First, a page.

Persistent symptoms snag the hem of the chronically ill. These symptoms differ hour by hour and possess a knack for acting in defiance on special days, rendering sadness and a sense of betrayal of our own body.

Meanwhile, daily weariness weighs down the willing caregiver and extended family. They too struggle with sadness and question what to do. Often the caregiver misses special events too. While they ponder whether to stay behind or attend the function, usually they too stay behind. Sadness and isolation exist for both the chronic illness warrior and the caregiver. Therefore, long-haul adversity requires long faith.

Chronic illness life is akin to walking headlong into a storm. Thankfully, God’s Word gives us a clear depiction of what to do in a storm in Matthew 14: 23-31(NIV):

After he had dismissed them, he went up on a mountainside by himself to pray. Later that night, he was there alone, and the boat was already a considerable distance from land, buffeted by the waves because the wind was against it.

Shortly before dawn, Jesus went out to them, walking on the lake. When the disciples saw him walking on the lake, they were terrified. “It’s a ghost,” they said and cried out in fear.

But Jesus immediately said to them: “Take courage! It is I. Don’t be afraid.”

“Lord, if it’s you,” Peter replied, “tell me to come to you on the water.”

“Come,” he said.

Then Peter got down out of the boat, walked on the water, and came toward Jesus. But when he saw the wind, he was afraid and, beginning to sink, cried out, “Lord, save me!”

Immediately Jesus reached out his hand and caught him. “You of little faith,” he said, “why did you doubt?”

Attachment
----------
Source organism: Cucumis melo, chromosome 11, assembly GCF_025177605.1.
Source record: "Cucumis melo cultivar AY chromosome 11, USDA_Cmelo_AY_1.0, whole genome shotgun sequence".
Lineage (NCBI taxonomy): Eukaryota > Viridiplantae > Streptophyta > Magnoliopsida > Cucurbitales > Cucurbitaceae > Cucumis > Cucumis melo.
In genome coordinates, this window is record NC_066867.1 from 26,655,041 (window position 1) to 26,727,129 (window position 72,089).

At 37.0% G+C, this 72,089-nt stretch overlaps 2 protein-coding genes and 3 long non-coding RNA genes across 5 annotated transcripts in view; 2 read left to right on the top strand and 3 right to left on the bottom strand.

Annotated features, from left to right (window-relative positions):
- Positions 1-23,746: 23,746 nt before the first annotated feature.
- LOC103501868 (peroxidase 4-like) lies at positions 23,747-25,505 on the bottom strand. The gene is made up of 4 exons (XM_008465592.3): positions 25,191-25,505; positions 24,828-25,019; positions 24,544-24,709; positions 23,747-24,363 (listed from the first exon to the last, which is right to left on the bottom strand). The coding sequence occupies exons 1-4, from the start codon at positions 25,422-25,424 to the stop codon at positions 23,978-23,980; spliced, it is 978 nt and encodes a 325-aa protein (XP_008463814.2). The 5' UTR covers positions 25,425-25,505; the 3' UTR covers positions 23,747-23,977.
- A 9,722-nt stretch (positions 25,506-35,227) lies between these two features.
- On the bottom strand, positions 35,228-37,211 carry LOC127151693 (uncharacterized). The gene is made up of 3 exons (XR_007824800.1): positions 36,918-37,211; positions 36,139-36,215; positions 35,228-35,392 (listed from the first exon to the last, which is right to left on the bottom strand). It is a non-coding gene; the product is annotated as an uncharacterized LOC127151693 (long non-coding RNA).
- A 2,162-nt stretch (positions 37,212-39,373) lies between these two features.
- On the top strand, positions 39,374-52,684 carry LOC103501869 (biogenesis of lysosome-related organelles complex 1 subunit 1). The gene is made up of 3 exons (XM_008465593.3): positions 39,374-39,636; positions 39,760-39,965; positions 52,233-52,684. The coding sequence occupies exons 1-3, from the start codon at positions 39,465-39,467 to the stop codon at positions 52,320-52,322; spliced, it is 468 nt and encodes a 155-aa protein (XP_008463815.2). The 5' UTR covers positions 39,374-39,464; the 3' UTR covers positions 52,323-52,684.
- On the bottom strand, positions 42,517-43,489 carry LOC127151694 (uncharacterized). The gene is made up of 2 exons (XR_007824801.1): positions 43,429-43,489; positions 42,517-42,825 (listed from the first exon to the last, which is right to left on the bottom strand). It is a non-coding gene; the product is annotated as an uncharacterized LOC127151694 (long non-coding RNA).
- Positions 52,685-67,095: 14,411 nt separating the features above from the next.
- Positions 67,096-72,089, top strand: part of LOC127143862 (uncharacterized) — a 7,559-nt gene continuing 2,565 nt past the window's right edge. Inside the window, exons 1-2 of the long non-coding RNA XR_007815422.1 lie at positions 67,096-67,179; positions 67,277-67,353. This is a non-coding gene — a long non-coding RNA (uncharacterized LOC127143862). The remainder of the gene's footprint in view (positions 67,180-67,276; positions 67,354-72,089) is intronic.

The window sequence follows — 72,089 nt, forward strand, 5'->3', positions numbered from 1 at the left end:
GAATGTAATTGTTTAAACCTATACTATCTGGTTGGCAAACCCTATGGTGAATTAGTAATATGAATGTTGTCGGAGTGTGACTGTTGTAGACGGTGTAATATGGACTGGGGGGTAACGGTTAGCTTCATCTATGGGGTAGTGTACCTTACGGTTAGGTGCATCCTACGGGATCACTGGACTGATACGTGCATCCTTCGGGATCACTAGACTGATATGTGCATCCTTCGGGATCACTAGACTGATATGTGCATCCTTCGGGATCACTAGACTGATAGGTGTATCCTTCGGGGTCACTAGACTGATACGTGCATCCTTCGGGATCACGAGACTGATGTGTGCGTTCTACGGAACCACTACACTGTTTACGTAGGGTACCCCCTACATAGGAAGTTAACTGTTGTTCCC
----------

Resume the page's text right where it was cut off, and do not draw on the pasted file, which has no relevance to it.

long faith for the long haul

Peter kept walking on the water as long as his eyes remained fixed on Jesus. When Peter allowed the wind to distract him, he began to sink. Pastor, Dr. Dharius Daniels said, “Walking in the wind means I need to have more than strong faith. Walking in the wind means, I need to have long faith.”

As we shuffle headlong through our personal health storm, medical costs, piles of paperwork, and waiting for test results can distract our focus from Jesus. It never fails, if one area of our life is calm, then the wind will blow in another area of our life or our kids, family, or work, tempting us to lose sight of Jesus in the storm.

7 verses for long faith during long haul adversity:


“Since, then, you have been raised with Christ, set your hearts on things above, where Christ is, seated at the right hand of God.” (Colossians 3:1 NIV)

“Now faith is confidence in what we hope for and assurance about what we do not see.” (Hebrews 11:1 NIV)

“In the same way, the Spirit helps us in our weakness. We do not know what we ought to pray for, but the Spirit himself intercedes for us through wordless groans.” (Romans 8:26 NIV)

“If God is for us, who can be against us?” (Romans 8:31 NIV)

 “Now to Him who is able to do exceedingly abundantly above all that we ask or think, according to the power that works in us, to Him be glory in the church by Christ Jesus to all generations, forever and ever. Amen.” (Ephesians 3:20-21 NKJV)

 “One thing I ask from the LORD, this only do I seek: that I may dwell in the house of the LORD all the days of my life, to gaze on the beauty of the LORD and to seek him in his temple.” (Psalm 27:4 NIV)